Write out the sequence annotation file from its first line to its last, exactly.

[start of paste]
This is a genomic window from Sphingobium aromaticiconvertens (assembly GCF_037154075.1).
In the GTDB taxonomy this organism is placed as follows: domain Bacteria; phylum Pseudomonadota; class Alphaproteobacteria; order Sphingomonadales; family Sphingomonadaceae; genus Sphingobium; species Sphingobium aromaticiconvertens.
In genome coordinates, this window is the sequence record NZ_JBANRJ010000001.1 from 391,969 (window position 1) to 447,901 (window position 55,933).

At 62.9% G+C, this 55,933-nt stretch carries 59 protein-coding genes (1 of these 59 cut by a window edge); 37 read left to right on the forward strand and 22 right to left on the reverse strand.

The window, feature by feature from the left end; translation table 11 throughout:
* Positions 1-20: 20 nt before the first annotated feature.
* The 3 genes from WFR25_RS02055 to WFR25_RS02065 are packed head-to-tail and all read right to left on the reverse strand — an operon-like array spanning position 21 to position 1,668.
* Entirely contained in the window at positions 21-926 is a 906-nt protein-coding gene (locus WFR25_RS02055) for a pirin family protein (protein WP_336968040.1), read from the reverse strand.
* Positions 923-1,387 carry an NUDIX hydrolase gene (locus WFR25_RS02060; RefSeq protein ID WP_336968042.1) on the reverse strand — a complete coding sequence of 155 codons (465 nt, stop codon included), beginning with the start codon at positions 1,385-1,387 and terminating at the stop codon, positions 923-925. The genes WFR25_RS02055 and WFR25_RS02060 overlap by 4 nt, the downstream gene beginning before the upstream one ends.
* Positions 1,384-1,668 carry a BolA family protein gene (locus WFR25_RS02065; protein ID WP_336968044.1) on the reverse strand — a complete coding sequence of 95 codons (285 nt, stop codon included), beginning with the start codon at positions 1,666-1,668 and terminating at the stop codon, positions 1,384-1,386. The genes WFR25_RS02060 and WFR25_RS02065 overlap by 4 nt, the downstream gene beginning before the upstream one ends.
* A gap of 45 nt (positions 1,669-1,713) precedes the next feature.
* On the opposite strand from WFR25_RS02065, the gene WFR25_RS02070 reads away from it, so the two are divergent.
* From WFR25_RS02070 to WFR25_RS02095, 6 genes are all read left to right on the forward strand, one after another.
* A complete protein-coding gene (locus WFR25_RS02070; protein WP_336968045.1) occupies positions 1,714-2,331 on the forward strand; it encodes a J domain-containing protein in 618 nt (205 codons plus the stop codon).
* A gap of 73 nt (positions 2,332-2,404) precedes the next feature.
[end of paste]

This is a genomic window from Sphingobium aromaticiconvertens (assembly GCF_037154075.1).
In the GTDB taxonomy this organism is placed as follows: domain Bacteria; phylum Pseudomonadota; class Alphaproteobacteria; order Sphingomonadales; family Sphingomonadaceae; genus Sphingobium; species Sphingobium aromaticiconvertens.
In genome coordinates, this window is the sequence record NZ_JBANRJ010000001.1 from 391,969 (window position 1) to 447,901 (window position 55,933).

At 62.9% G+C, this 55,933-nt stretch carries 59 protein-coding genes (1 of these 59 cut by a window edge); 37 read left to right on the forward strand and 22 right to left on the reverse strand.

The window, feature by feature from the left end; translation table 11 throughout:
* Positions 1-20: 20 nt before the first annotated feature.
* The 3 genes from WFR25_RS02055 to WFR25_RS02065 are packed head-to-tail and all read right to left on the reverse strand — an operon-like array spanning position 21 to position 1,668.
* Entirely contained in the window at positions 21-926 is a 906-nt protein-coding gene (locus WFR25_RS02055) for a pirin family protein (protein WP_336968040.1), read from the reverse strand.
* Positions 923-1,387 carry an NUDIX hydrolase gene (locus WFR25_RS02060; RefSeq protein ID WP_336968042.1) on the reverse strand — a complete coding sequence of 155 codons (465 nt, stop codon included), beginning with the start codon at positions 1,385-1,387 and terminating at the stop codon, positions 923-925. The genes WFR25_RS02055 and WFR25_RS02060 overlap by 4 nt, the downstream gene beginning before the upstream one ends.
* Positions 1,384-1,668 carry a BolA family protein gene (locus WFR25_RS02065; protein ID WP_336968044.1) on the reverse strand — a complete coding sequence of 95 codons (285 nt, stop codon included), beginning with the start codon at positions 1,666-1,668 and terminating at the stop codon, positions 1,384-1,386. The genes WFR25_RS02060 and WFR25_RS02065 overlap by 4 nt, the downstream gene beginning before the upstream one ends.
* A gap of 45 nt (positions 1,669-1,713) precedes the next feature.
* On the opposite strand from WFR25_RS02065, the gene WFR25_RS02070 reads away from it, so the two are divergent.
* From WFR25_RS02070 to WFR25_RS02095, 6 genes are all read left to right on the forward strand, one after another.
* A complete protein-coding gene (locus WFR25_RS02070; protein WP_336968045.1) occupies positions 1,714-2,331 on the forward strand; it encodes a J domain-containing protein in 618 nt (205 codons plus the stop codon).
* A gap of 73 nt (positions 2,332-2,404) precedes the next feature.